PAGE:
My mind has been in the clouds today--and there are many clouds up in the sky right now so it's no wonder I feel like I have truly lost my head.  I decided a bit of fresh air could help to gather the senses and so I went for a walk.  My goal was to drop off an application form for a 2 day residential teaching preparation program on the other end of campus.  I also hoped to get a new planner (since my old one goes according to the academic calendar it ends in July) at a store in the middle of campus.

So I found myself wandering a zigzag path.  It was remnant of The Family Circus's (the old comic) depiction of an elementary aged child's walk home or to the park...completely all over the place without any sort of logical "straightest path from point A to B is a line" mentality.  The completely random path I set out on did take me all over campus in crooked and swerving footpaths, but it did end up accomplishing my two tasks, and helped me to relax a bit.

I found it to be very metaphorical of how I often feel whether it be life in general, cleaning the house, working on my research or walking with Tyler along the many sidewalks to the swings: at many points during the task or the journey it can feel aimless as though nothing is getting done and there is no actual point, and yet, in just a matter of time the point becomes clear.  A life choice is decided, the dishes are done and the laundry put away, the book is read and the paper is drafted, or we arrive at the swings.  An end is found.  The task is accomplished.  Victory!

And what I am starting to learn (slowly) is that the aimless wandering is often times the most important part, where things are clarified, unexpected paths taken that lead to the real point or destination, wonderful beauty is experienced or noticed that otherwise would have been missed.  Nothing in this life is pointless.

Yes, it is important to finish the task and get to our destination, but the journey taking us there is the part of life that is the essence: it is where the learning takes place, the reflection and thought.  And it is bound to be full of mistakes, full of unfortunate circumstances and full of moments when you realize that going the other way would have been easier.  But that's the journey.  It is also filled with the most miraculous realizations, the most beautiful encounters and the most meaningful redemptive moments that wash over the mistakes and turn them into wisdom.

The journey is the part of life that makes life worth living.

Thursday, 7 July 2011

Dumpling Disaster

It started with a discounted box of dumpling mix, brought over to us by some neighbors of ours last winter.  We didn't make them, the mix sat in the box.  To be honest, we're not much of a dumpling family and the thought of putting in effort into making something that we didn't really like and isn't healthy for you robbed all motivation. So it became a pretend kitchen item for Tyler to play with and functioned quite well in its role.

Until two weeks ago.

I was playing with Tyler as he cooked me some gourmet cuisine on his stove including a helicopter that transformed into an apple tree:

"What are you cooking Tyler?"
He replied with what I thought sounded like "an apple".
"An apple?"
"No an apple tree."
"Oh, right.  You're cooking an apple tree?"
"Yeah, a yummy apple tree."

All was wonderful creative imaginative play, and then he spotted the dumpling box.

Tyler: "I want to cook that one."
Me: "Great, that's a wonderful idea.  Let's cook that one on your stove."
Tyler begins to open the box.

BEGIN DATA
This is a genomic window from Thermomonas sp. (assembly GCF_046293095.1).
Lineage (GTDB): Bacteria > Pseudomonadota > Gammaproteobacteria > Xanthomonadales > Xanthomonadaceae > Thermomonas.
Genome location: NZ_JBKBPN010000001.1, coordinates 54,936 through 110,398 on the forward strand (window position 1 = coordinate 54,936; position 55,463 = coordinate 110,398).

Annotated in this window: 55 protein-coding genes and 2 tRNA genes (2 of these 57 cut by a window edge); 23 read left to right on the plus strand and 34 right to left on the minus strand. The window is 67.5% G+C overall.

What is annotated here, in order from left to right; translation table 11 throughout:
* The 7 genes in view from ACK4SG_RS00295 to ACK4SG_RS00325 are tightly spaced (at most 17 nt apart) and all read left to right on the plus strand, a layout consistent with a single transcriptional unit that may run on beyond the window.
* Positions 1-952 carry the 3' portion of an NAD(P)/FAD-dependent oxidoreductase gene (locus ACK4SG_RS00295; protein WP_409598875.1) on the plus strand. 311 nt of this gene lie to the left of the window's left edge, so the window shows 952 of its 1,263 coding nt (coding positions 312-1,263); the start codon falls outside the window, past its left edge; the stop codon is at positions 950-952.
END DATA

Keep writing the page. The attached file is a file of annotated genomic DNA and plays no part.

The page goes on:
Me: "Oh, wait a minute.  Let's just pretend to cook the dumplings, like how you cooked the apple tree."
Tyler: "I want to take it out and cook it on my stove in my pan."

And so, without thinking it through, and in a moment of careless inhibition I thought, 'Why not?  It will be a fun opportunity to work more of the senses, a chance for me to relax about messes, and a cool memory.  Plus, how bad could it really be to clean up a little batter?'

I can hear any seasoned mothers as well as anyone who benefits from wisdom or merely has the ability to foreshadow mumbling their comments...you are right.  Bad idea.

Turns out, it does make a big mess.  I'm not familiar with what is in dumpling batter but whatever it is seemed to make it particularly difficult to clean after the fact.  There were remnants of the white goo for several days, although thankfully in smaller and smaller quantities.

However, the fun that Tyler had in what he created with this new hands-on experience  made it worthwhile.  It was a stretch for me to enjoy the process of making a huge (HUGE!) mess knowing I would most definitely be the one cleaning all of it up afterwards, but it taught me to relax in the moment (when the goop is already dripping over everything, mine as well enjoy the moment--you are already going to spend loads of time cleaning it up with q-tips and scrub brushes, why not be reminiscing a joyful moment rather than a stressful one?).

To see him concentrating so hard on pouring the batter, mixing it together, pouring it into various places and rubbing it all over his hands and face (and clothes and me and tiny crevices and cracks that I had never noticed before) was absolutely precious.  He was in his element.  Toddlers need to make a mess and need to be free to create...to let their minds and hands experience new textures and ways of fun.  He loved it and was so proud of his final product: a stack of plastic food items covered in dumpling batter served lovingly to me on a plate ("Here you go Mommy.  I made this one for you." I think my heart melted into some dumpling goop in that moment). A wonderful experience for us both.

So for next time: To goop or not to goop?

Most definitely: goop!

...as long as it is outside in an easily cleanable bucket with smocks or bathing suits and we have easy access to a paddling pool or hose...(feeling relaxed about creating messes does take its time to develop...)